Sometimes I feel as if I am nothing but a disorder.
I have an eating disorder.  My ways of coping are disordered.  My thought processes are disordered.  I am depressed…another disorder.  I struggle with an anxiety disorder. I have post traumatic stress disorder.  Disordered eating.  Disordered thinking. Disordered beliefs.  Disordered way of seeing the world.  Disordered to the core. 
In fact, I am and do just about everything “dis” there is to do or be.  I disassociate.  I disconnect.  I distance.  I disbelieve.  I disavow.  I am discouraged.  Discordant.  Dissonant.  Distasteful.  Disturbed.  Distraught.  Discontent. Disappointed.  I distrust, displace and live in disarray.  I am a disaster.  A disenchanted, diseased, disgraceful disappointment.  I wear a disguise (because I’m so disgusting).  I’m disillusioned.  Disjointed.  In major disrepair.  Dispensable. Dispirited. I live a dismal life.  I’m both displeased and displeasing.  And because I lack worth, I’m disposable.  I have a distorted view.  I’m distressed.  One big dis after another.  A disorder of major proportions.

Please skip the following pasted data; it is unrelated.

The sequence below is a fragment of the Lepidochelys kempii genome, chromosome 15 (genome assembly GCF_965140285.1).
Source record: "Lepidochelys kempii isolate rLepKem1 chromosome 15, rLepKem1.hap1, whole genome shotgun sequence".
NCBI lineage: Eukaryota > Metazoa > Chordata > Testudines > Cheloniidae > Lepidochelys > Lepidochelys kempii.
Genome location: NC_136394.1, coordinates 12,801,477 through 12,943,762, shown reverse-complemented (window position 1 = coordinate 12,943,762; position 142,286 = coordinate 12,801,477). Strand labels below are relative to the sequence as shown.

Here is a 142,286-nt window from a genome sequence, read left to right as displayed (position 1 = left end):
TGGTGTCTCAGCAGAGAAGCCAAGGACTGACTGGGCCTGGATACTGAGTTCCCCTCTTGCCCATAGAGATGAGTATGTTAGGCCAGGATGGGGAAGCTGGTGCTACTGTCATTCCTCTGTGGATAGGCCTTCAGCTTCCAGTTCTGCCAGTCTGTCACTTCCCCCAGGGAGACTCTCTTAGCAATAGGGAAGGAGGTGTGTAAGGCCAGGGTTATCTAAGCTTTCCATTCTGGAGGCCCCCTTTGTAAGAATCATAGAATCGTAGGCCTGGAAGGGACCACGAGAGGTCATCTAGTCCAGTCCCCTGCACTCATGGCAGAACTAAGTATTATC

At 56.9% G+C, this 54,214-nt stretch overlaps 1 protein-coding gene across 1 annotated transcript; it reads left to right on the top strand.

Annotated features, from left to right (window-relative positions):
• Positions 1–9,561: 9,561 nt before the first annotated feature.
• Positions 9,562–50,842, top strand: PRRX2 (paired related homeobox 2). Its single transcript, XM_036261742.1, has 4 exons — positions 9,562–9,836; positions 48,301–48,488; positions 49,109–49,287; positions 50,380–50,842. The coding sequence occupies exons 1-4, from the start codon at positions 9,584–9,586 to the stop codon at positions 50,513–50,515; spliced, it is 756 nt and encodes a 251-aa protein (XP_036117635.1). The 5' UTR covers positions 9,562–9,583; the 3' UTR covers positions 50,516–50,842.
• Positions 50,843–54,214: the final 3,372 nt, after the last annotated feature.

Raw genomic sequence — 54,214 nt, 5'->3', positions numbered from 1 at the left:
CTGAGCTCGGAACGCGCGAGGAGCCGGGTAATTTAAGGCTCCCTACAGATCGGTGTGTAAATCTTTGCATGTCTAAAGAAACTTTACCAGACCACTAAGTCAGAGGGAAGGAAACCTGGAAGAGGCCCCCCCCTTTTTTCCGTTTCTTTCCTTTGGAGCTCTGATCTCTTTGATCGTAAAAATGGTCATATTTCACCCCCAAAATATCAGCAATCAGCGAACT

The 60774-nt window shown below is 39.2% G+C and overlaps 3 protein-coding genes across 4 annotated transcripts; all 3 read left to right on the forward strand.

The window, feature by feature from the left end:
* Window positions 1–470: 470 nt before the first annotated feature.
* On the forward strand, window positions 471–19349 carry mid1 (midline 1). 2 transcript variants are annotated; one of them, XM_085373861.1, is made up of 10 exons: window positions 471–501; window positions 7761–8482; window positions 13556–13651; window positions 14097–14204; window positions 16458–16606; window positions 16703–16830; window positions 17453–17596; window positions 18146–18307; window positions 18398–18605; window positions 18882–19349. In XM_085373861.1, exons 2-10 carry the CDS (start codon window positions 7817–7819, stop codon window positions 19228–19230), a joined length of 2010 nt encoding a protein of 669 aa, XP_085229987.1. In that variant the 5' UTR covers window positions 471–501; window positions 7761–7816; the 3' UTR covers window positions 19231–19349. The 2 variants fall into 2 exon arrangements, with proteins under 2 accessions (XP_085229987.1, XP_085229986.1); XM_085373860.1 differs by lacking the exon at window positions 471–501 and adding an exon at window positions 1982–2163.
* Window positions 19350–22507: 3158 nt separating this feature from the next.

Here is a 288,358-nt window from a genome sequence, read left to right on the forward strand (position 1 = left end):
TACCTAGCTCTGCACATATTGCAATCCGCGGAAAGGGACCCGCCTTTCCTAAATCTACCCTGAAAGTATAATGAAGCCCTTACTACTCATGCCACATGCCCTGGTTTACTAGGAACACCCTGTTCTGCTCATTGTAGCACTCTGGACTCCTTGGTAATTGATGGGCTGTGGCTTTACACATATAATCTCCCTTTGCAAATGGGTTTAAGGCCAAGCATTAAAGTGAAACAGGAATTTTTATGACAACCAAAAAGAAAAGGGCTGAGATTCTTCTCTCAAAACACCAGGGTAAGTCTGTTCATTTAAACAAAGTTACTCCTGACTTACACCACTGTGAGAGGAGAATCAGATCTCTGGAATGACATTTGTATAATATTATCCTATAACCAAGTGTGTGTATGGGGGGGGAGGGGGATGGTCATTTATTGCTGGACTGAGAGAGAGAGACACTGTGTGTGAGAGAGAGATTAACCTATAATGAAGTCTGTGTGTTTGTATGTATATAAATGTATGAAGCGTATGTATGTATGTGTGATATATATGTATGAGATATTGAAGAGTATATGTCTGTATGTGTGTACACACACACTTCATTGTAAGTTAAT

As a child, I was disbelieved when I tried to tell an adult about the sexual abuse I was suffering; my father was my abuser and he was a respected teacher.   Those I confided in disciplined me as they dismissed my disclosure.  I discovered it was not worth it to try to tell.  To try to get help.  I was discredited and disengaged even further from those around me to protect myself.  I was disillusioned and disemboweled by this discovery (that I wasn’t believed) as it had taken a great deal of determination to build up enough courage to disclose what was happening to me.  I realized I would have to somehow survive the dysfunctional abusive home in which I lived because the experience of being dismissed and discounted was disastrous, painful and unproductive.  I became dispirited and even more depressed, disappearing within myself as I attempted to become invisible.
All these dis’s make me a major disappointment.  To others.  And to myself.  The shame this creates drives me to distraction.  I’m dismayed.  Disgusted.